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About the Photographer
American, b. 1942
I was clear, however, about one thing: the grain elevators could not be considered in isolation from the landscape; the building and its context were inseparable. At the same time, I was beginning to realize that the landscape is not a collection of fixed objects on a static spatial grid but a fluid and dynamic set of relationships. – Frank Gohlke in Measure of Emptiness, 1991
Frank Gohlke’s black and white pictures of the American landscape confront the enduring and the transient elements of our surroundings. Within a year of moving to Minnesota, Gohlke’s fascination with a landmark of Midwestern landscape led to begin the grain elevator series. The pictures in the series, which lasted from 1972 to 1977, quickly evolved from a strictly aesthetic appreciation of forms to a rich reflection on the symbol and place of the elevators in a larger context. As in Grain Elevator, Series III, Bison, Oklahoma, Gohlke made a point of holding the camera straight and level in order to emphasize the strong vertical and horizontal axes of the region’s landscape, while minimizing lens distortion and other artifacts that would suggest the vision as a photographic construction at the expense of its power as a document. Over five trips in the decade following the 1981 eruption of Mount Saint Helens, Frank Gohlke produced quietly dramatic photographs of this natural disaster. A precise description of a post-apocalyptic landscape, Young trees killed by heat and downed by blast documents destruction as well as the photographer’s concern for the fragility of the earth.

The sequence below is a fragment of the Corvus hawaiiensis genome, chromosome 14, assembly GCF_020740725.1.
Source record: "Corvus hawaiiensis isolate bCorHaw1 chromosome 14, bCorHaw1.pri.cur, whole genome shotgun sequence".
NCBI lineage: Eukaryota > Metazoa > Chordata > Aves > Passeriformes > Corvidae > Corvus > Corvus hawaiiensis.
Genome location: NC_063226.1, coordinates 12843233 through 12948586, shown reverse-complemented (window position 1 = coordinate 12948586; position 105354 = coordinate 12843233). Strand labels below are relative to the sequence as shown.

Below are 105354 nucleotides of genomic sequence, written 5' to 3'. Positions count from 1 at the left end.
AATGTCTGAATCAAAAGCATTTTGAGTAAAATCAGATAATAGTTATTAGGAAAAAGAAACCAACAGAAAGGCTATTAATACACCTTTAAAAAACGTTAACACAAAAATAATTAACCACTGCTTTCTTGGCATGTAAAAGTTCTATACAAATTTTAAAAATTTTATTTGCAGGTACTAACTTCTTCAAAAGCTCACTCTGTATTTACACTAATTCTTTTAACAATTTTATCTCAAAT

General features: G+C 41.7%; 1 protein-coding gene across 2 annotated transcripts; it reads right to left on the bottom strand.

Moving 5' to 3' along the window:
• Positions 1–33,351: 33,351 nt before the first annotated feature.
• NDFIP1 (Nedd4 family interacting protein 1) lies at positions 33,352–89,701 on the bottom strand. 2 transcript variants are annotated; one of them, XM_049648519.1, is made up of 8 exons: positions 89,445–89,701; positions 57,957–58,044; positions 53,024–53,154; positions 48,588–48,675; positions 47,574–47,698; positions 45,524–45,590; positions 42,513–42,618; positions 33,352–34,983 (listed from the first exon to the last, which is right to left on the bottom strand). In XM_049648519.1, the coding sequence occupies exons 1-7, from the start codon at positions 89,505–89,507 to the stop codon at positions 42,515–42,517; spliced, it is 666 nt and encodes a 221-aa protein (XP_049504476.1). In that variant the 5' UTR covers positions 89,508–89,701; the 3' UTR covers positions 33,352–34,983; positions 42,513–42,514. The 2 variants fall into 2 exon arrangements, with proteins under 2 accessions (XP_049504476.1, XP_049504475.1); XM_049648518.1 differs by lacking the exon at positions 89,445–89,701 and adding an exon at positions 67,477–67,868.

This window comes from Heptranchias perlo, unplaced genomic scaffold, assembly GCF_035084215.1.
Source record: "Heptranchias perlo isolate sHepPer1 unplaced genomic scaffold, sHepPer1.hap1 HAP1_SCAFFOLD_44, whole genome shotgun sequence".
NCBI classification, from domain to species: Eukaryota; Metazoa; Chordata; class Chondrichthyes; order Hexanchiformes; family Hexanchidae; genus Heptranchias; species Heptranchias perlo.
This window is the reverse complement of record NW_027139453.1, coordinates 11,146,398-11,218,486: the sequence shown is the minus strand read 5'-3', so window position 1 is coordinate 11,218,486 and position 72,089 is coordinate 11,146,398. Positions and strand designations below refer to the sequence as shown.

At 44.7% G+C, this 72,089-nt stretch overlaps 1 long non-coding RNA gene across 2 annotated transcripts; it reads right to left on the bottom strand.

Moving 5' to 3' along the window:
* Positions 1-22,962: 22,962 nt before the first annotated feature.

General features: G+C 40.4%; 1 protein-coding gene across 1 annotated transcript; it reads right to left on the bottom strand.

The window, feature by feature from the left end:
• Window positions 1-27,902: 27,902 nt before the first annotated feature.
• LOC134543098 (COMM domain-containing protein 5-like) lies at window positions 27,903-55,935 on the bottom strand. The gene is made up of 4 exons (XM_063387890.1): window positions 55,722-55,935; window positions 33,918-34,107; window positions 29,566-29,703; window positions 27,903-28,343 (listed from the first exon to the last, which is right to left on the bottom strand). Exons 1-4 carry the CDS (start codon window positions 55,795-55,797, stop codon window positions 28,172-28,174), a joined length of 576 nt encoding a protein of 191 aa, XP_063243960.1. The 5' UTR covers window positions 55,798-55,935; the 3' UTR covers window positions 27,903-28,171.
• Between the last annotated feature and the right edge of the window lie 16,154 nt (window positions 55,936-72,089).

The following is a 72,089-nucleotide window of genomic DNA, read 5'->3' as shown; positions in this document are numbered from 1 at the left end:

Frank Gohlke was born in 1942 in Wichita Falls, Texas. A student of English literature, he received his BA from the University of Texas in Austin and his MA from Yale University (1966). Gohlke studied with photographer Paul Caponigro in 1967 and 1968. He was awarded John Simon Guggenheim Memorial Foundation Fellowships in 1975 and 1984, and National Endowment for the Arts Photographer’s Fellowships in 1976, 1977, and 1986. Gohlke’s work gained special attention with its inclusion in the 1975 exhibition New Topographics: Images of a Man-Altered Landscape at the George Eastman House Inernational Museum of Photography and Film, Rochester, New York. Today his work is represented in numerous national collections and has been shown in solo exhibitions at the Amon Carter Museum of Western Art, Fort Worth, Texas; Light Gallery, New York; and Museum of Modern Art, New York; as well as the traveling exhibition Landscapes from the Middle of the World (catalogue 1998), organized by The Museum of Contemporary Photography. Gohlke is the first American photographer to be commissioned by the French government-sponsored landscape survey, La Mission Photographique de la DATAR.